When I asked for a higher rate because I thought I could demonstrate my worth I was threatened with taking the shifts away. I wasn't concerned about the shifts taken away from me because of the money, because I wasn't doing it for money. For me it was about serving the community, getting a better understanding of the gaps between primary and secondary care and how do we bridge that. Taking my hospital clinical knowledge, by understanding of how the system works was of immense value - I've stopped countless number of A&E visits, admissions, etc. because I had the understanding of the 'system'. 

The GPhC and the RPS are oblivious and ignorant and actually as Tohidul mentioned above irresponsible to come out with the statement they did! When challenged to the GPhC and Duncan they chose not to comment. 

I think we need to stick together and drive ourselves out of this by constantly saying no to the lower rates and as with the comments above, totally agree knowing our worth is paramount. 

Locumed*

Upskilled* - apologies for the autocorrection

not much of a debate...

Everybody in agreement, damming indictment on the contractors guilty in their absence 

Absolutely ...where are they ?

Maybe CD should have rethink next time the journalists do a puff piece on them , like asking the lloyds boss for his views, if cannot be bothered to enter debates like this then i don't want to hear about his whining on the CD website

whilst his company Mckesson group post profits made for the year on the back hard working locum/pharmacists , not the fault of locums for the folly of Cormac or Well owners paying over the odds for the Sainsburys/ Co-op respectively  , any self respecting pharmacist could have told them to stay away! hung by their own petard and now squeeze the locum rates to claw back their losses, do you really think if someone offered to buy the pharmacies off Asda, Tesco or Morrisons they would refuse to sell them ? no chance everybody knows now not to bother!

have a good evening am off the footy on soon

And that's a wrap on the formal debate, guys, although the room is still open for you to carry on the debate in your own time. Hopefully some contractors will find the time to give their opinions.

We'll see you next time on 19th Nov for our next Big Debate.

Sorry to say this has been a really disappointing "debate". Dear C+D if you are going to run this kind of debate again may i suggest you have an opposition in place otherwise you are wasting everyones time. Good evening.

Let me help you rephrase the debate title: Were some locums right to raise their rates during the first wave of the Covid-19 pandemic, knowing they are risking their lives to serve the public?

Were they right to go out to help the public, although they were on the receiving end for all the aggro and frustration?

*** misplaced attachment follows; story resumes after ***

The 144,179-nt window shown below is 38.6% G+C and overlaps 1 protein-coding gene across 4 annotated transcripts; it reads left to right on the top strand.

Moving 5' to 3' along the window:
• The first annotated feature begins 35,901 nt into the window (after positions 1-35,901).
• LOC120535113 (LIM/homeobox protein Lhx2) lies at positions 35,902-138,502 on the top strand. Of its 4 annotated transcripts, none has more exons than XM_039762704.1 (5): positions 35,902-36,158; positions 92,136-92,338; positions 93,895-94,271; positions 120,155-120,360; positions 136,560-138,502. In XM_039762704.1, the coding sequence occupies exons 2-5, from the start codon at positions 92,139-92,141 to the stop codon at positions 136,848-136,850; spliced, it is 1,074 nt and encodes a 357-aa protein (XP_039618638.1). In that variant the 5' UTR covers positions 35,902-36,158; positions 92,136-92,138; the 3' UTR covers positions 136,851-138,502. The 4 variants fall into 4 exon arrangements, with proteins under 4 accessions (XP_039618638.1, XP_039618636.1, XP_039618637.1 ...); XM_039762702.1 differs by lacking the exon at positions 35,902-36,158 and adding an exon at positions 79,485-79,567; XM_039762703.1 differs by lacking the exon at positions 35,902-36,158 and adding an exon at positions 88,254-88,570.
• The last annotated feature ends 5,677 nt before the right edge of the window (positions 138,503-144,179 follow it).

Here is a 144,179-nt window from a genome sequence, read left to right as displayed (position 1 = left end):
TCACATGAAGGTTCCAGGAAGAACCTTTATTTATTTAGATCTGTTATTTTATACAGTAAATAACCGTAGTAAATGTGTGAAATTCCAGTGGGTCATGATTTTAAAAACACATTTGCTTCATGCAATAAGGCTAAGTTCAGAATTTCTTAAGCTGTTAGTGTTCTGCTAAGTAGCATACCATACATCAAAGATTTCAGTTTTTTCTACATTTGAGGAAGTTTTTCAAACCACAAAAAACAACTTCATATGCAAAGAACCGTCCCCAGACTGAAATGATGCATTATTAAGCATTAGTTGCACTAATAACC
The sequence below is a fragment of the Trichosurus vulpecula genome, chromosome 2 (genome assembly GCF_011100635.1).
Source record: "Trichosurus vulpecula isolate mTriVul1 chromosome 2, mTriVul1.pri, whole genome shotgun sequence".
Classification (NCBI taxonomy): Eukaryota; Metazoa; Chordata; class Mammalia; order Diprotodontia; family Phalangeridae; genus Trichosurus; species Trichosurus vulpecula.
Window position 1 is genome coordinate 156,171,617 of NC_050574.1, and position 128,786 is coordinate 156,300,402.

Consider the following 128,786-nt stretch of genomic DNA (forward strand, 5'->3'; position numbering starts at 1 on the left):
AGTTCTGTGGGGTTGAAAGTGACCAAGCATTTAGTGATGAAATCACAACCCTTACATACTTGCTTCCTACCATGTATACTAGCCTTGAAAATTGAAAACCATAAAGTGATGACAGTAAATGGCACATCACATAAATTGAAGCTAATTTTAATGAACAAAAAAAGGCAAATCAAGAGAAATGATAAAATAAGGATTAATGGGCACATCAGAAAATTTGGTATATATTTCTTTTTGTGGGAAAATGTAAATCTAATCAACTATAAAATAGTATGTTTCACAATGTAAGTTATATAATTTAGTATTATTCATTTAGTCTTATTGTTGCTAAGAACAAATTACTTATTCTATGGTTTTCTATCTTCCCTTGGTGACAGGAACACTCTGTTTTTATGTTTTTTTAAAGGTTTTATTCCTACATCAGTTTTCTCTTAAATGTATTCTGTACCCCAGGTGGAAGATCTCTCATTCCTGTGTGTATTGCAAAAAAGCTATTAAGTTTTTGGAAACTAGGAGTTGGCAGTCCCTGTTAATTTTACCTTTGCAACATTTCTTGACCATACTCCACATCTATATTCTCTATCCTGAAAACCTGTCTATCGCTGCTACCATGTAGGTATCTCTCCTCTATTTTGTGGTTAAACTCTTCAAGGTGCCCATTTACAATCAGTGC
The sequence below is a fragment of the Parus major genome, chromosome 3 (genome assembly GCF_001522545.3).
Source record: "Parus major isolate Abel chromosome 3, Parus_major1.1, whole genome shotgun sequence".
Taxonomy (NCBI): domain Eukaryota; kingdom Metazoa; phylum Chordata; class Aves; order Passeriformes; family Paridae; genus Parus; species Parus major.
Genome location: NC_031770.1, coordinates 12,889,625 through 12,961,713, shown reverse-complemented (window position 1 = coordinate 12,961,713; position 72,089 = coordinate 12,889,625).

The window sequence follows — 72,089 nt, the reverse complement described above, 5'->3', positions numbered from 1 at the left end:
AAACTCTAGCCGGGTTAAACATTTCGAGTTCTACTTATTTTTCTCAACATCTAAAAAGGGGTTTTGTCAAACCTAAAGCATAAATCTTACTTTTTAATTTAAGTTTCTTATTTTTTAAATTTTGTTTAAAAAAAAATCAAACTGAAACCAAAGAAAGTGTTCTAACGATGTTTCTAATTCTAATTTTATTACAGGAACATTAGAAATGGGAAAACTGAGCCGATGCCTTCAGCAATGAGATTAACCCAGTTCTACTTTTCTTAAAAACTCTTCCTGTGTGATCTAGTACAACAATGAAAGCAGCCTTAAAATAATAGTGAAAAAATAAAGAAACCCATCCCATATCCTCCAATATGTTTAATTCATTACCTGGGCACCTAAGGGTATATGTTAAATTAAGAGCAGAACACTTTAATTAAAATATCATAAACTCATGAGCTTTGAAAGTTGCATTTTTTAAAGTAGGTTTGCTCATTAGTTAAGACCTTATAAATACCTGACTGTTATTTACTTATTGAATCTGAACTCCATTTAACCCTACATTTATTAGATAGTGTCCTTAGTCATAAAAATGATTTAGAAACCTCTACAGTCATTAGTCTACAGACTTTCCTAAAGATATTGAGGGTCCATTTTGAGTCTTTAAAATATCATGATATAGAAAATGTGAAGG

Were locums sane they were waking up in the crack of the dawn, saying bye to their family, not knowing if they will return home infected or even worse as an asymptomatic carrier?

What on earth were locums thinking going into a pharmacy with tripled or even quadrupled work load, frustrated patients, long queues and low staff levels

Why the hell should we raise our rates, each year the rates seem to be dropping. So during Covid-19 we should have been paid the national minimum wage.

Who do we think we are?..heroes?

Oh and to add to it all, contractors are taking away mileage payments. Don't worry, locums can jog from Yorkshire to Scarborough.

Wrap the debate? This debate is and can only be useful if C+D, RPS, GPhC everyone supports and values us. Locums are the back-up for pharmacy. Without them many stores would remain closed. Maybe give them the respect they deserve. Grateful for the odd patients who thanked many of us and told us we are doing a great job, that is indeed what kept us going. Otherwise we were just getting labelled as "profiteering".

Such an exciting debate

Night

As per the Bank of England inflation calculator (https://www.bankofengland.co.uk/monetary-policy/inflation/inflation-calculator)

the inflation average between 2000-2019 is 2.8%. 

If a Locum's rate was £20 (example figure, not based on fact) in 2000, the rate in 2019 should be around £33.92.

This doesn't include the additional costs and expenses caused by  the pandemic...

Sigh, again, maybe locums are just not worth the contractors' time...

We should all be working together to negotiate better rates and conditions.

Coming here abit late, but anyway...I agree with all the comments stated here and I’m not even a locum. I’m employed by a large multiple and I think that locums should be free to negotiate their rates based on all the factors stated in this debate. Judging from the comments, I don’t feel that it’s profiteering as the GPhC etc made it out to be. Our profession needs to be valued with the work we do and the rate should reflect that.